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Madappa Goundan Vs. Emperor - Court Judgment

LegalCrystal Citation
CourtChennai
Decided On
Judge
Reported in43Ind.Cas.403
AppellantMadappa Goundan
RespondentEmperor
Excerpt:
penal code (act xlv of 1860), section 499 - defamation--implications contained in letter--accused acting recklessly and without due care and caution. - - it says in ere portion of it that the village munsif is a very rich man and that he has gained over the forest officers to his side and has been grazing goats in the reserve. i must, therefore, take it that the finding of the magistrate, although he has not stated it clearly, is that the letter was written with intent prima facie to harm the second prosecution witness and that it had the effect of lowering first prosecution witness in the estimation of the public......leaves no reamer of doubt in my mind upon that question. it says in ere portion of it that the village munsif is a very rich man and that he has gained over the forest officers to his side and has been grazing goats in the reserve. this is followed by the sentence: 'if the cauvery range officer knows of the matter (that is the inquiry), he will inform the guards and will give intimation to the village munsif and others.' there ran be no doubt that lie implication intended in the letter is that the forest officer (first prosecution witness) had been gained over by the village munsif and that if an enquiry into the grazing of the goats is to be entrusted to him, be will warn the village munsif and that there will be to conviction. if that is untie, the language employed is calculated.....
Judgment:
ORDER

Seshagiri Aiyar, J.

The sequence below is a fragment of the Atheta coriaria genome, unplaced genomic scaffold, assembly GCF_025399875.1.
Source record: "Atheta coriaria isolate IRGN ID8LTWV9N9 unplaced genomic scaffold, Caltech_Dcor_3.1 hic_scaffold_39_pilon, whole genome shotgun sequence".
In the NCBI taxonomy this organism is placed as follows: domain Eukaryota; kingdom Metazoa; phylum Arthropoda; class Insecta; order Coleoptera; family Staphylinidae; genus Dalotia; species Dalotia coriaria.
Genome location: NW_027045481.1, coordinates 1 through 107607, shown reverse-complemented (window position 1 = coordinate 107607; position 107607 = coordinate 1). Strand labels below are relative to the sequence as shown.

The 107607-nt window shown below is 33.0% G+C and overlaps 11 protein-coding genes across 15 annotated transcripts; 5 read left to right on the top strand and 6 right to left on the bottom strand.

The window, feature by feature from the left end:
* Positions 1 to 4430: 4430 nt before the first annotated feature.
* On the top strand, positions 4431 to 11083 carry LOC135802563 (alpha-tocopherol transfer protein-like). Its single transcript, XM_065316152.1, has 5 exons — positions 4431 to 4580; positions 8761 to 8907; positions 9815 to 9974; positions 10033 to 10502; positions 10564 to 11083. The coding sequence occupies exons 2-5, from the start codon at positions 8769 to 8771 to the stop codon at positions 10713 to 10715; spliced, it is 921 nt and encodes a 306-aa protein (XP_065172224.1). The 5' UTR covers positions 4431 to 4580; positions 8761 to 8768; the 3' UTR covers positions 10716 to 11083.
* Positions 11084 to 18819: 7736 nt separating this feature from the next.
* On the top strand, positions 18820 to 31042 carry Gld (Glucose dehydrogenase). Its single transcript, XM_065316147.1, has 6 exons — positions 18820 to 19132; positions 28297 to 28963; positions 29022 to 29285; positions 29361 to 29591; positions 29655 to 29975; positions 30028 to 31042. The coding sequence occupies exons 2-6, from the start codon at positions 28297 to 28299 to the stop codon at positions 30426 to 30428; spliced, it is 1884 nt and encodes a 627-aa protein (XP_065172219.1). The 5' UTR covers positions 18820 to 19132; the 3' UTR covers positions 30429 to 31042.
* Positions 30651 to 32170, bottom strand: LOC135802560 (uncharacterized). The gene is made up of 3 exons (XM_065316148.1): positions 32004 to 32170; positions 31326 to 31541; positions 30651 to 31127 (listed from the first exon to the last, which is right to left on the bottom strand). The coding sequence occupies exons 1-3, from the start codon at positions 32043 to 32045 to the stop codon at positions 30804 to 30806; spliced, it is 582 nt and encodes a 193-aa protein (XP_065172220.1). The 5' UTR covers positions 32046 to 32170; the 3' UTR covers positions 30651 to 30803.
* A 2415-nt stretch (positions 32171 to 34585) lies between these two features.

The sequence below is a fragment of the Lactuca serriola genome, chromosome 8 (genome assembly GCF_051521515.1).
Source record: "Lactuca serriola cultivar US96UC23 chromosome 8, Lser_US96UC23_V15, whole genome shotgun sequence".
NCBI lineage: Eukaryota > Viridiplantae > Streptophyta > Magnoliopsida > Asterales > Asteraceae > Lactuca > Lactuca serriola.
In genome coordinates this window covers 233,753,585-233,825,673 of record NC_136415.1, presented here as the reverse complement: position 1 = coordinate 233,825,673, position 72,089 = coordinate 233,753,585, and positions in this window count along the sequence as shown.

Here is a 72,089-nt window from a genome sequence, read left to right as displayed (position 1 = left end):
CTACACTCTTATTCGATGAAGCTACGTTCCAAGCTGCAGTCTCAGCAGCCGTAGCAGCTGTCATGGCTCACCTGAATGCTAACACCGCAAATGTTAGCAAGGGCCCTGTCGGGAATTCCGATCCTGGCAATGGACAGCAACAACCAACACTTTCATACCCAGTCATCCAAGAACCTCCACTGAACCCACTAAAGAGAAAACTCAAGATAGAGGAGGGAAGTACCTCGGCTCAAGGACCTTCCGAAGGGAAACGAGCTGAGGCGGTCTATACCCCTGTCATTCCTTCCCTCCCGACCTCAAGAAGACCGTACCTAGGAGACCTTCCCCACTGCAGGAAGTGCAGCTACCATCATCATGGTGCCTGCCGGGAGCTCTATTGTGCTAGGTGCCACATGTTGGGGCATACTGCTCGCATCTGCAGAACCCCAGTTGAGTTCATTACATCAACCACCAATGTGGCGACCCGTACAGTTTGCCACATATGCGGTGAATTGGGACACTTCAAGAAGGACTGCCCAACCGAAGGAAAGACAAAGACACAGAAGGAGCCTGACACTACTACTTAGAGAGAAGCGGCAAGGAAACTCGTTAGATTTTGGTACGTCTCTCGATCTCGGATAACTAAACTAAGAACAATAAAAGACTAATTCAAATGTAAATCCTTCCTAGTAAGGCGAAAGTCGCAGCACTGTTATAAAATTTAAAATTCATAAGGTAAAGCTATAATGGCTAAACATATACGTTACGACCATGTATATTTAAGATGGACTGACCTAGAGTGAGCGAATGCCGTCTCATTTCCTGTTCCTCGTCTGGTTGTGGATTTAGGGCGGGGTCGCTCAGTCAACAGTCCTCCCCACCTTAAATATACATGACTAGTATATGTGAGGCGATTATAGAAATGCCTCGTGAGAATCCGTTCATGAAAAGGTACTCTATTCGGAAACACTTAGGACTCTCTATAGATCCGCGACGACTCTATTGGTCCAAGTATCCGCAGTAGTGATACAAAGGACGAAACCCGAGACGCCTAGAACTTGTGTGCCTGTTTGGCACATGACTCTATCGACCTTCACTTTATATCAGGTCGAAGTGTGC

1. Mr. Madhavan Nair has dissected the judgment of the Magistrate with great skill and I may any that portions of too judgment lend themselves to hostile at the hands of an able Advocate; out mere is no question that the Magistrate has found that the letter in question was written prima facie with a view to injure the second persecuting witness and that its effect baa been to lower the Bret prosecution witness in the estimation of his subordinates and tie public. A reading of the letter) leaves no reamer of doubt in my mind upon that question. It says in ere portion of it that the Village Munsif is a very rich man and that he has gained over the Forest Officers to his side and has been grazing goats in the reserve. This is followed by the sentence: 'If the Cauvery Range Officer knows of the matter (that is the inquiry), he will inform the guards and will give intimation to the Village Munsif and others.' There ran be no doubt that lie implication intended in the letter is that the Forest Officer (first prosecution witness) had been gained over by the Village Munsif and that if an enquiry into the grazing of the goats is to be entrusted to him, be will warn the Village Munsif and that there will be to conviction. If that is untie, the language employed is calculated to lower the first prosecution witness in the estimation of his subordinates and the public. I must, therefore, take it that the finding of the Magistrate, although he has not stated it clearly, is that the letter was written with intent Prima facie to harm the second prosecution witness and that it had the effect of lowering first prosecution witness in the estimation of the public. That satisfies the requirements of Section 499, Indian Penal Code. The question as to whether exceptions 8 and 9 apply to this case need hardly be considered, if I take the finding of the Magistrate to be that the accused acted recklessly and without due care and caution. Undoubtedly there are sentences in the Magistrate's judgment which indicate that his view was that there were no bona fides in the preferring of this complaint to the District Forest Officer. In these circumstances, I think the conviction of the petitioner is right. The petition is dismissed.


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